November 5, 2013

Fugitives Sought

New Subjects Added to Cyber's Most Wanted List

Five fugitives added to the FBI's Cyber Most Wanted List
Five fugitives have been added to the FBI’s Cyber Most Wanted list.

Five individuals have been added to the FBI’s Cyber Most Wanted list for their roles in domestic and international hacking and fraud crimes collectively involving hundreds of thousands of victims and tens of millions of dollars in losses.

In announcing the addition of the new subjects—along with rewards of up to $100,000 for information leading to their arrests—Executive Assistant Director of our Criminal, Cyber, Response, and Services Branch Richard McFeely said, “Throughout its history, the FBI has depended on the public’s help and support to bring criminals to justice. That was true in the gangster era, and it’s just as true in the cyber era. We need the public’s help to catch these individuals who have made it their mission to spy on and steal from our nation and our citizens.”

The new fugitives on our Cyber’s Most Wanted list are:

  • Pakistani nationals Farhan Arshad and Noor Aziz Uddin, wanted for their alleged involvement in an international telecommunications hacking scheme. Between 2008 and 2012, the pair gained unauthorized access to business telephone systems, resulting in losses exceeding $50 million. Arshad and Uddin are part of an international criminal ring that the FBI believes extends into Pakistan, the Philippines, Saudi Arabia, Switzerland, Spain, Singapore, Italy, Malaysia and elsewhere.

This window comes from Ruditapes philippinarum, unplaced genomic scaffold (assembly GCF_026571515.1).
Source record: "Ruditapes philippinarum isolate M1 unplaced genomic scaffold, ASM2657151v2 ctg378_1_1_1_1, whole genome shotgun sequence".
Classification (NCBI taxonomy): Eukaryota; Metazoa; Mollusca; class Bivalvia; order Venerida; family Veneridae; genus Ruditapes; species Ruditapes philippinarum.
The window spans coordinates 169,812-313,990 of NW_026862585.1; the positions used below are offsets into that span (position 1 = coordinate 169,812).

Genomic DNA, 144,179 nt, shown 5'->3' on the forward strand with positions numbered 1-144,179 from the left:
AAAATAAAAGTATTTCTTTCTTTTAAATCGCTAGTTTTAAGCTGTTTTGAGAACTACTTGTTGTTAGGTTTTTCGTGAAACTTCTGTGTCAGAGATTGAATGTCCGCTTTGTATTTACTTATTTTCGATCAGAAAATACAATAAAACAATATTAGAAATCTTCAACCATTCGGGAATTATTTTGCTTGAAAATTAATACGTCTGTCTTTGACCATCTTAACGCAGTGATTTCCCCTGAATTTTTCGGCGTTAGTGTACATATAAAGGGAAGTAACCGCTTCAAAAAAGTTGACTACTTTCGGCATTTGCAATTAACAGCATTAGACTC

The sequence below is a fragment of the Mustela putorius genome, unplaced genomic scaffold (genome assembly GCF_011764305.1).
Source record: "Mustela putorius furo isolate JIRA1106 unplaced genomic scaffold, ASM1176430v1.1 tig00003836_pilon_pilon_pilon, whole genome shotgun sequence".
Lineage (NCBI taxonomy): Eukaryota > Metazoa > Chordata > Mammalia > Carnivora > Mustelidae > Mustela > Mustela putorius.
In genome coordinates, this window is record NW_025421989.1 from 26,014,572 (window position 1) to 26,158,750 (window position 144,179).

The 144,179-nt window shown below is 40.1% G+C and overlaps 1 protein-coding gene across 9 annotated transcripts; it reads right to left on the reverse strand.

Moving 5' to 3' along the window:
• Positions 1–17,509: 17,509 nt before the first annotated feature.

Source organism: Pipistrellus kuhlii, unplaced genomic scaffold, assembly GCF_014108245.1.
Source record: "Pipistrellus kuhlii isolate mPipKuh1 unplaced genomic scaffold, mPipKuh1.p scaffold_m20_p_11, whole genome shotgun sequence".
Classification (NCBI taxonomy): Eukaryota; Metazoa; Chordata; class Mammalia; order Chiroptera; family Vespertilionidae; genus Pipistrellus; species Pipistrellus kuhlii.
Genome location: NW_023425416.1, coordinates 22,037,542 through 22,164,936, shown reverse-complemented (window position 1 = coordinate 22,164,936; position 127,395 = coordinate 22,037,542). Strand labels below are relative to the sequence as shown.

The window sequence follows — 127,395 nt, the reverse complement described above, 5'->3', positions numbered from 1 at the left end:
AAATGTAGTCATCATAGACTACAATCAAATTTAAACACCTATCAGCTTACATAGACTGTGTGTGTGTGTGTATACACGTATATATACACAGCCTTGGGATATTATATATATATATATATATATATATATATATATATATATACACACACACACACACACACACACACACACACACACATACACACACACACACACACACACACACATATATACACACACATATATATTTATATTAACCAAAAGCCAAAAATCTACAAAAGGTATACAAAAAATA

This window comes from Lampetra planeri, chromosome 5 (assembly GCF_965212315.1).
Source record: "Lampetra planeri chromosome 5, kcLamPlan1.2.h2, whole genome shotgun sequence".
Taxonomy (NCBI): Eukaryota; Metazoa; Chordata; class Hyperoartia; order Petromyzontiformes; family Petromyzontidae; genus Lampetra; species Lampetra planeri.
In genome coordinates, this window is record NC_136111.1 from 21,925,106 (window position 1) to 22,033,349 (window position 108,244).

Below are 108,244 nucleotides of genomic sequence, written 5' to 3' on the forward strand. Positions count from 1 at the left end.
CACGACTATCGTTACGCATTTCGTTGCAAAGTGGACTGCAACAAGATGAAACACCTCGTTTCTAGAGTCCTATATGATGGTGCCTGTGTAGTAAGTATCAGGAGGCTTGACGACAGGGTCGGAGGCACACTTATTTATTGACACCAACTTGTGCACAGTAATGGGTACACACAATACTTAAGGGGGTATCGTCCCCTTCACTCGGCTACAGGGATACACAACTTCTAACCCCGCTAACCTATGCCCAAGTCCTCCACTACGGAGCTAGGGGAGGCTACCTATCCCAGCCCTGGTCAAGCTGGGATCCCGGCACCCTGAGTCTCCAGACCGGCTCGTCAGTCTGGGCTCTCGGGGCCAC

• Carlos Perez-Melara, wanted for a variety of cyber crimes—including running a fraudulent website in 2003 that offered customers a way to “catch a cheating lover.” Those who took the bait downloaded spyware that secretly installed a program on their computers that allowed scammers to steal the victims’ identities and personal information.
  • Syrian national Andrey Nabilevich Taame, wanted for his alleged role in Operation Ghost Click, a malware scheme that compromised more than four million computers in more than 100 countries between 2007 and October 2011; there were at least 500,000 victims in the United States alone.
  • Russian national Alexsey Belan, wanted for allegedly remotely accessing the computer networks of three U.S.-based companies in 2012 and 2013 and stealing sensitive data as well as employees’ identities.

Rewards are being offered for each of the five fugitives, all of whom are believed to be living outside the U.S. See the accompanying “Wanted By the FBI” posters for more information.

The FBI’s Most Wanted program is best known for its Ten Most Wanted Fugitives list. The Top Ten list was established more than six decades ago and has become a symbol of the Bureau’s crime-fighting ability around the world. But the Bureau highlights other wanted fugitives as well—terrorists, white-collar criminals, and increasingly, those who commit cyber crimes.

The FBI leads the national effort to investigate high-tech crimes, including cyber-based terrorism, espionage, computer intrusions, and major cyber fraud. The expansion of the Cyber’s Most Wanted list is a reflection of the FBI’s increased efforts in this area, McFeely said. “The cyber fugitives we seek have caused significant losses to individuals and to our economy,” he explained. “And cyber crime continues to pose a significant threat to our national security.”

We need your help. If you have information about any of the five individuals mentioned above or the other fugitives on our Cyber’s Most Wanted list, please submit a tip on our website or contact your local FBI office or the nearest U.S. Embassy or Consulate.

Note: The fugitives pictured here may have been located since the above information was posted on this website. Please check our Cyber’s Most Wanted webpage for up-to-date information.